Many people have approached the United States' increased focus on diversity, equity, and inclusion (DEI) in different ways over the past few years. Reading books about lesser-known histories of cultures in the United States has been eye-opening for some. For others, it's more relational, talking to friends, family, and coworkers to see if their experiences can help inform more equitable and positive experiences and relationships in the future.
Regardless of how you've personally responded, taking a course in workplace expectations and communication can be a great way to dig deep on how to have good conversations. To be clear, a great conversation about diversity at work:
- It isn't a one-time talk that never has a result.
- Shouldn't force people in the minority to do all the heavy work of choosing topics and framing the challenges.
- At the same time, these individuals should be allowed to participate and lead in whatever respect they wish since the outcomes of the conversations disproportionately impact them.
- Involve substantial revisions of policy.
- Be informed by best practices from workplaces that have had successful diversity communication experiences in the past.
These conversations are rarely simple, and they require a radical kind of respect and listening that many of us don't put into practice. However, being willing to learn and have substantial conversations can dramatically improve a workplace.
How Diversity, Equity, and Inclusion Matters at Work
While it can seem invisible to those who are part of it, every person in your company brings their expectations and perspectives about the world. When an employee is the only woman, person-of-color, or one living with a visible disability, they will experience your company differently. Their take on your policies, culture, and behaviors won't match those who see themselves as part of a majority.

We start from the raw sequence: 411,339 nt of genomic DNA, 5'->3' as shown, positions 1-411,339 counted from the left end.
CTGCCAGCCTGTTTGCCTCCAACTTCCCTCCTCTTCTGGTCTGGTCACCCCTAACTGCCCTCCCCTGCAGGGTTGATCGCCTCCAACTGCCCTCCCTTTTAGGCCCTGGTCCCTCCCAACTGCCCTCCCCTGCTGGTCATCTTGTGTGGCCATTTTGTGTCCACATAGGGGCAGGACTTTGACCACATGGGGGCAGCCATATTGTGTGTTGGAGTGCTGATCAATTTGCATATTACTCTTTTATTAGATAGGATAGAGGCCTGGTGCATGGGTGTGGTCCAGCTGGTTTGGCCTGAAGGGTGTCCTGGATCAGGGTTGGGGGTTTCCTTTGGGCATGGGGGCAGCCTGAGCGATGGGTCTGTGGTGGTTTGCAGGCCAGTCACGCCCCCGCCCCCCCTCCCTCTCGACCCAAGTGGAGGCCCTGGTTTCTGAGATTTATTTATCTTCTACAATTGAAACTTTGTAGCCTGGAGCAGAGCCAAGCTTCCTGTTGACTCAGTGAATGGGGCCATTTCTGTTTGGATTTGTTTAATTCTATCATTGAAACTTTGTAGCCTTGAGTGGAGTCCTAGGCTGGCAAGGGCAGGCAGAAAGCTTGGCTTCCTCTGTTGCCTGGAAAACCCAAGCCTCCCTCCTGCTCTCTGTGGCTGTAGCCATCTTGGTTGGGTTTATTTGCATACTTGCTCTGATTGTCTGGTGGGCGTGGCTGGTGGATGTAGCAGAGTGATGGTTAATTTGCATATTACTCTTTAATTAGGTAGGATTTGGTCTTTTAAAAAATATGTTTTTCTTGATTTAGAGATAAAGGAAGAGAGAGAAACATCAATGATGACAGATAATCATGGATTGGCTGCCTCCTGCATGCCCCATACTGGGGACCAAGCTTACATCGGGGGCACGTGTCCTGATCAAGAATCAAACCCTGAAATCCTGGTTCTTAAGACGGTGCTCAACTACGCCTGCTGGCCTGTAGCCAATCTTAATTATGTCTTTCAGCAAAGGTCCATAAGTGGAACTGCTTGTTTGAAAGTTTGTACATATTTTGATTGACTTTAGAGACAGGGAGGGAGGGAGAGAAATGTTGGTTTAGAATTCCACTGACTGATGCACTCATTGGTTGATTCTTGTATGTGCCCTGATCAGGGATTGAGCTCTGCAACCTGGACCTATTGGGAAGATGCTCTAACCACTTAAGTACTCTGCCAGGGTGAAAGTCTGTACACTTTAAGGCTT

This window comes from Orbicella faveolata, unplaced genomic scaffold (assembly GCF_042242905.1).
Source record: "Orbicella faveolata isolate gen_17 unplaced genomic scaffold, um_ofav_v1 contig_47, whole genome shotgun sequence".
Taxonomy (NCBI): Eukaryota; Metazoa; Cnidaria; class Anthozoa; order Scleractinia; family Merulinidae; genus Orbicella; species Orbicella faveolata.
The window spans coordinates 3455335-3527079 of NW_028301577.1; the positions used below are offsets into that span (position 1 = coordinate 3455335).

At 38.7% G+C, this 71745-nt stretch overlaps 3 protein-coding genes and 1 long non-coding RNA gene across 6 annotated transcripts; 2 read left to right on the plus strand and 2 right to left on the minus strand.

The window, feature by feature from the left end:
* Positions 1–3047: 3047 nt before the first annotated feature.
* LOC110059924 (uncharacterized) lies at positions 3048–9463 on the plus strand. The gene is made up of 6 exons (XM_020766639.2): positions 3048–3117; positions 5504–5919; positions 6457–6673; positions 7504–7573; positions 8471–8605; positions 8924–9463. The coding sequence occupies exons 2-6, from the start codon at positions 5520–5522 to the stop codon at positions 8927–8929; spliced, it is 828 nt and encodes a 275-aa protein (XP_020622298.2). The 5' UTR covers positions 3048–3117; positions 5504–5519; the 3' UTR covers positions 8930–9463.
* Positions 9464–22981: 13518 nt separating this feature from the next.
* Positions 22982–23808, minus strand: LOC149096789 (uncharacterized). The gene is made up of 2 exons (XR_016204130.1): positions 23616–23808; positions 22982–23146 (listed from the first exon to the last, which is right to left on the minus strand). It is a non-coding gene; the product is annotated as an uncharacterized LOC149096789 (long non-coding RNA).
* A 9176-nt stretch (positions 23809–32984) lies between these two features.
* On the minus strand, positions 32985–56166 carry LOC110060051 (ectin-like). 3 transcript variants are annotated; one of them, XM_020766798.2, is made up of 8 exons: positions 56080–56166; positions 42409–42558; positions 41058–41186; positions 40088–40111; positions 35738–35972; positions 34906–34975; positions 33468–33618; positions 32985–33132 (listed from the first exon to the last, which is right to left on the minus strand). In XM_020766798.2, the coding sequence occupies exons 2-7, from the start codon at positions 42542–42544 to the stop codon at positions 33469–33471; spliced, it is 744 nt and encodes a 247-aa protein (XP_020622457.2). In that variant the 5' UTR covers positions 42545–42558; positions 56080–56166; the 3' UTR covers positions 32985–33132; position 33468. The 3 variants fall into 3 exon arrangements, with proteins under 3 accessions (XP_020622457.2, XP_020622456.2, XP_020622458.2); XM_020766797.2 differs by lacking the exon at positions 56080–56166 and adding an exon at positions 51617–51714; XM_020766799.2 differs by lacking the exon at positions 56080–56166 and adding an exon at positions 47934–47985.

Whether you see diversity's impact at work, taking this course can help you speak more openly and encourage conversation at work. Some of your employees may feel comfortable speaking up and voicing disagreement to offer a new perspective on your company. Others, however, may prefer to let you do what you're going to do rather than being someone seen as a person who "rocks the boat" and loses access to this job.
Learning more about navigating conflict and misunderstandings makes you better at noticing when there is a critical clarification you need to make. Too often, managers who sense cultural differences in their teams would prefer to smooth it all over without hearing every party out and discovering the root cause of the differences. These skills can be incredibly valuable if you are in the role of a mediator, mainly because getting a reputation for always siding with one person or group of people can reduce your effectiveness as an HR professional.
If you don't think everyone at your company has time to take classes on communicating across differences, consider having your HR staff take a course on it. By educating the people who often serve as mediators, you can rely on their improved expertise to teach your staff. They can implement these communication skills on a case-by-case basis or during events like lunch and learn lectures at work.
How Diverse Teams Promote Productivity and Relevance Long-Term
One of the big reasons companies should work to help people navigate the workplace as minority voices and promote the importance of workplace diversity, in general, is that it makes teams better. Too many people bringing the same perspective to work means that everyone also has the same blind spots, areas where they wouldn't think of the most creative solution, and the same skills. You want a team with overlapping perspectives, skills, and methods so that every project or experience gets a few different eyes on it.
Study after study has shown that diverse teams perform better, but you cannot afford to alienate people across particular demographics, especially during hiring shortages. You want to appeal to the broadest possible range of candidates so that you can offer jobs to outstanding, effective new employees. If your company gets a reputation for mistreating or simply silencing people along a particular diversity line - from gender to sexuality to race to culture - you may lose out on great candidates who choose to apply elsewhere.
In the end, communication courses give you a toolkit for ways to address conflict and tension at work, both along diversity lines and in other contexts. There's no downside to building your capacity for creative communication that crosses barriers and helps everyone emerge with greater understanding. Sign up for professional development courses with PCC today.